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Little Towns Are Thriving

By wmadministrator

My father said it best as he stood posing for a photo in a tobacco field while visiting his homeplace after 50 years away: “It’s so good to be in Kentucky!” he exclaimed.  Dropping my camera, I reminded him that he had been living in Lexington, Ky., for 20 years. He responded with a wide grin: “I’m not in Kentucky ‘til I’m in West Liberty!”

Ah, I thought. He got it right. As many places as I go, representing the Kentucky League of Cities, people always ask about the place they used to live: Do I know someone from Ashland? Is that corner store still down on Main Street in Cadiz? As much as our world has grown, bewildering large and small at the same time, no one can take away our identification with place.

But we are leaving our small places in droves, you say.  Small towns cannot survive in a world where big and famous mean everything. Now I’ll quote my mother: We “have another think coming.”

That’s partly because of today’s technological advances. It is literally true that we can live and work anywhere, thus we don’t have to seek out economic opportunity in a metropolis. Not only are we seeing the palpable comeback of small towns, we’re even seeing the reinvention of big towns into smaller ones.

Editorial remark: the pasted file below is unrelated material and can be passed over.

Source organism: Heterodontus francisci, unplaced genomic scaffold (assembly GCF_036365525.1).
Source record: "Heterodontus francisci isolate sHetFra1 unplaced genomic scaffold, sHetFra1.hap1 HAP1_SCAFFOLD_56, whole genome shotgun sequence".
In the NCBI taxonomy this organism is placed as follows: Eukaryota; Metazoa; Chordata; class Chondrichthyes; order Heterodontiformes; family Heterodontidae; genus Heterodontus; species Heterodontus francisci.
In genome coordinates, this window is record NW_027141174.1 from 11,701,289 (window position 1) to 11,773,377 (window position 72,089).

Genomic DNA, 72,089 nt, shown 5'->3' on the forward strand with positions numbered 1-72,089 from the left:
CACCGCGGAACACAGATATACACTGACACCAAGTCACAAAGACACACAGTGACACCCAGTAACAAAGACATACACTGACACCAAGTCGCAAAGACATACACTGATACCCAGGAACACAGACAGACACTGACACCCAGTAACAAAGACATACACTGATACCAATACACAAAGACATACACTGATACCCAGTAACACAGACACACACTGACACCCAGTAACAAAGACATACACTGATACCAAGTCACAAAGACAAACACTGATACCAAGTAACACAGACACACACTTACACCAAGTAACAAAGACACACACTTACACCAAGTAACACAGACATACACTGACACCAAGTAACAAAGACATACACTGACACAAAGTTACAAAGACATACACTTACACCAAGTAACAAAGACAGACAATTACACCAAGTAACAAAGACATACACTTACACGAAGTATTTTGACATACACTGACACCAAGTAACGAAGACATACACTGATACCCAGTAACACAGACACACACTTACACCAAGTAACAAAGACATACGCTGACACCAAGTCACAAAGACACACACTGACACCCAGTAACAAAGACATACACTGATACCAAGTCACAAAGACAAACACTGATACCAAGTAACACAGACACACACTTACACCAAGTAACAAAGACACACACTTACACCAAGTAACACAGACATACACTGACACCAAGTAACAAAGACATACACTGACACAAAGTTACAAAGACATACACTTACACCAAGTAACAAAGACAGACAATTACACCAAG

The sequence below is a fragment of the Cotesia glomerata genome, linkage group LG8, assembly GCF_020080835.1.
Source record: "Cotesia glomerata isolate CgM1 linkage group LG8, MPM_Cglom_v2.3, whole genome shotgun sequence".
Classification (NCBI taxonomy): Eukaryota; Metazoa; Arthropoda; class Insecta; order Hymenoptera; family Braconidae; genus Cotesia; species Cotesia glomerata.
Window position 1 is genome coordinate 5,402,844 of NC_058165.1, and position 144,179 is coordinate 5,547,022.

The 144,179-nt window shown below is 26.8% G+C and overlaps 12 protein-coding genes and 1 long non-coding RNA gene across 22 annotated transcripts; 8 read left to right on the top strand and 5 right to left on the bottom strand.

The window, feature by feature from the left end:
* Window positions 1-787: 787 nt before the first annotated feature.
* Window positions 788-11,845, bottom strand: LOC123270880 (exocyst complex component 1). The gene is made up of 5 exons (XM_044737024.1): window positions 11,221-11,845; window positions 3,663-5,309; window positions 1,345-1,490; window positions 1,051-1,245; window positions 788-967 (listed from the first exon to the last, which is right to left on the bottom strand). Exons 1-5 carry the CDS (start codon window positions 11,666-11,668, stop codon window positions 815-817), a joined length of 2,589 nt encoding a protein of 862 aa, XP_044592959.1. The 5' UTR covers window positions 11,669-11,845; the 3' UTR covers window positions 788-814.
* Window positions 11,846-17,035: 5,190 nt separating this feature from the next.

Of course, our small towns must recalibrate their thinking if they are to thrive – and make no mistake, many of them will not. On the other hand, Moscow, Idaho, and Morehead and Madisonville, Ky., are the sites of initiatives in which citizens came together to develop a vision and plans for the future. We call them the super M&M’s. These community initiatives have won prestigious awards as models of small-town revitalization.

And other communities can learn from them. The M&M initiatives had three elements in common – they were connective, selective and directive.  Being connective means that they brought citizens together to identify their common values and priorities, the connective tissue of their community. Doing so is difficult in a world of mobility, but more important than ever.

Being selective means that the communities recognized that they could not be all things to all people – they distilled what they wanted for themselves and held to the vision. For instance, Youngstown, Ohio, is in the process of reinventing itself as a small town following the loss of its steel industry.

Finally, the communities were directive, which means they empowered a cadre of involved citizens and leaders to be determined and intentional in their efforts to make the community a better place. Great communities place into play a process that allows a community to deal with two inevitables: setbacks and change.

In doing all this, Moscow, Morehead and Madisonville have shown other small towns across America how they can thrive – by connecting, selecting and directing to shape the future.